'I threw antidepressants in the sea after my wife left me in 1995' - former La Stampa owner Louis Murray
Louis Murray tells Barry Egan about his roller-coaster business life, beating cancer and losing his wife
A Bentley sits magisterially in the driveway. When the door to Louis Murray's home of nearly 40 years swings open, an opulent mansion with marble floors and art on the walls is revealed. His friend Brian Archer ushers me into the large hall.
Then a handsome, if frail figure resplendent in a shirt, jeans and loafers appears out of the sunlight streaming in through the windows.
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"Come in," says Louis, as we sit down on the French antique couches in the living room opposite a roaring fire in the fireplace.
One can't help but imagine Louis's palace in the hills high over Killiney Bay as the set of some Irish version of Citizen Kane or The Great Gatsby.
The last time I was here, it was more like The Last Supper. Or the Last Dinner Party.
On St Stephen's Day 2011, Louis, who I had known for a few years and had been a semi-regular guest to his home and parties (he threw a 50th birthday party for his friend Sean Penn), had invited me to an intimate repast.
The house was a mansion by any standards, with manicured gardens that swept down to the tennis court and a gazebo. Louis's next door neighbour was the lead singer in U2.
The dinner party was to mark the host's last occasion to entertain for a while at least. This was significant, because a few weeks earlier Louis had been diagnosed with cancer of the tongue and was going into hospital in January to begin treatment. I remember sitting up with Louis and his girlfriend Cristina Petrar drinking brandy, talking about life and wondering whether this would be his last Christmas.
I stayed the night. Louis made me breakfast the following morning. He didn't have the look of someone who was going to die.
Eight months later, Louis did indeed have the look of a man in frighteningly close proximity to death's door.
"There was a lump... here," he says showing me his tongue, "and Cristina brought me down to the doctor in December, 2011. From there we went to see a professor in James's. He performed the operation in early January. But I got pneumonia and TB and I was then taken into the Beacon. That was a nightmare. If it wasn't for Cristina I wouldn't be alive, because I was getting these night sweats. That delayed my radiation treatment for months.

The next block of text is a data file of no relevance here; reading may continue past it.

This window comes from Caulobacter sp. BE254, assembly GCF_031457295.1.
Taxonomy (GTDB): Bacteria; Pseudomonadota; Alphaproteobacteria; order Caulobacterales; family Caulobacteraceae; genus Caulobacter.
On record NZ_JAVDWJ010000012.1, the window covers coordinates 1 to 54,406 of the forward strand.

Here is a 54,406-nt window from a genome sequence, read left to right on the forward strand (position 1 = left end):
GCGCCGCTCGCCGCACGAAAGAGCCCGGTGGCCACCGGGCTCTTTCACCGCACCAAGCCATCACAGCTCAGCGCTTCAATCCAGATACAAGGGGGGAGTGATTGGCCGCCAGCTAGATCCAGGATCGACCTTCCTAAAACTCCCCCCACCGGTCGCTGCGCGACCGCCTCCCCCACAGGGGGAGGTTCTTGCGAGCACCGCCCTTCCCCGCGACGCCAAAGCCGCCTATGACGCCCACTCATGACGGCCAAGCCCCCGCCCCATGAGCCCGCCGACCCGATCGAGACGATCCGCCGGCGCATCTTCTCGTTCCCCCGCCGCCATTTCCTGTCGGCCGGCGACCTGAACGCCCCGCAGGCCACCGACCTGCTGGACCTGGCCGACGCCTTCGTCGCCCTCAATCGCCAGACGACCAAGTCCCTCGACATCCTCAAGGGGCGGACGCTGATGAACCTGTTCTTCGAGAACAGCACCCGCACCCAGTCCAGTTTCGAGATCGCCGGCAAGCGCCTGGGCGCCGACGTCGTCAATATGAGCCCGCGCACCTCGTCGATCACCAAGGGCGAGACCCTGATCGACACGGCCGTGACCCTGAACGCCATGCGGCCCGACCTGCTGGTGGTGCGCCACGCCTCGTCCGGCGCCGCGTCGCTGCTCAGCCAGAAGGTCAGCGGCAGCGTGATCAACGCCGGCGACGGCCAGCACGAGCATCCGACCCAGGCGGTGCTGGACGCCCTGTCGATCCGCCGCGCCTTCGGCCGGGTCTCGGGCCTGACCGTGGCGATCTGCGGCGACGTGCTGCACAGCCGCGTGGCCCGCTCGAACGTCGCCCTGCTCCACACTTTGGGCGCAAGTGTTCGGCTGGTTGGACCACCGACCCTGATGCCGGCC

"So, overall, the recovery, because of the complications, took two years. And that's when I got hit by a bank who stole my business," he says of his former hotel and restaurant La Stampa as well as the Sam Sara bar on Dawson Street.
On May 22 of this year, Louis broke down in the stand in court when he remembered hearing on October 23, 2014, while he was recovering from cancer, that AIB had appointed PwC as receiver to La Stampa."I viewed it as something of a betrayal," he said on the stand. "The word receivership was never mentioned."
Louis says now: "I settled that thing last Friday week in the Four Courts," referring to how his High Court action against a bank and a receiver has been withdrawn on confidential terms agreed between the parties.
"I walked out with a signed, sealed settlement."
Louis and his company, Bailieboro Spring Water, in receivership, sued AIB and a receiver over an alleged breach of an agreement for the consensual sale of two Dawson Street, Dublin properties which housed the restaurant, a hotel and a bar.
"During those five years," Louis says, "I couldn't sleep beyond 4 or 5am. I would be sitting here, studying law. I was a great friend of Adrian Hardiman," he says of the late legal legend and judge of the Supreme Court. "Adrian taught me a lot about what to study about law and contracts. So, that was my life; five in the morning to 10 at night studying. I didn't go out a lot. Also, they froze, unlawfully froze, an Anglo-Irish Bank account; a very hefty bank account I had with Sean Fitz. Sean is a decent fella. I had to slip down to Marbella and sell my penthouse, which I lost a million on."
Between getting cancer and spending the guts of five years in the commercial courts, it is a wonder Louis Murray didn't go broke or die before he reached a settlement last week.
"No." laughs Louis, "I have never felt better, and I am far from broke. The fees were over €1m. So, not many people can take a bank to court for obvious reasons. But if I have endured those seven-and-a-half years I will endure anything. That's it in a nutshell."
I ask him where he got the strength to endure through it all?
"It was 60 years of work I was trying to protect for my children and my grandchildren. So, I had great resilience and determination and strength. Simple." Only it wasn't that simple. He was born as one of seven children in a two-bedrom house in Dundrum. He left school at 14. "I was so fortunate, and successful, that I opened 24 businesses."
His father Patrick was a painter in the ESB. There is a picture of his mother, Kathleen, on the wall of the grand living room. "She died at 40, with complications after giving birth to the eighth child. Then my father had to look after seven kids." A self-invented man from a humble background who was ahead of his time, Louis looked like a playboy but was an entrepreneur with driving ambition.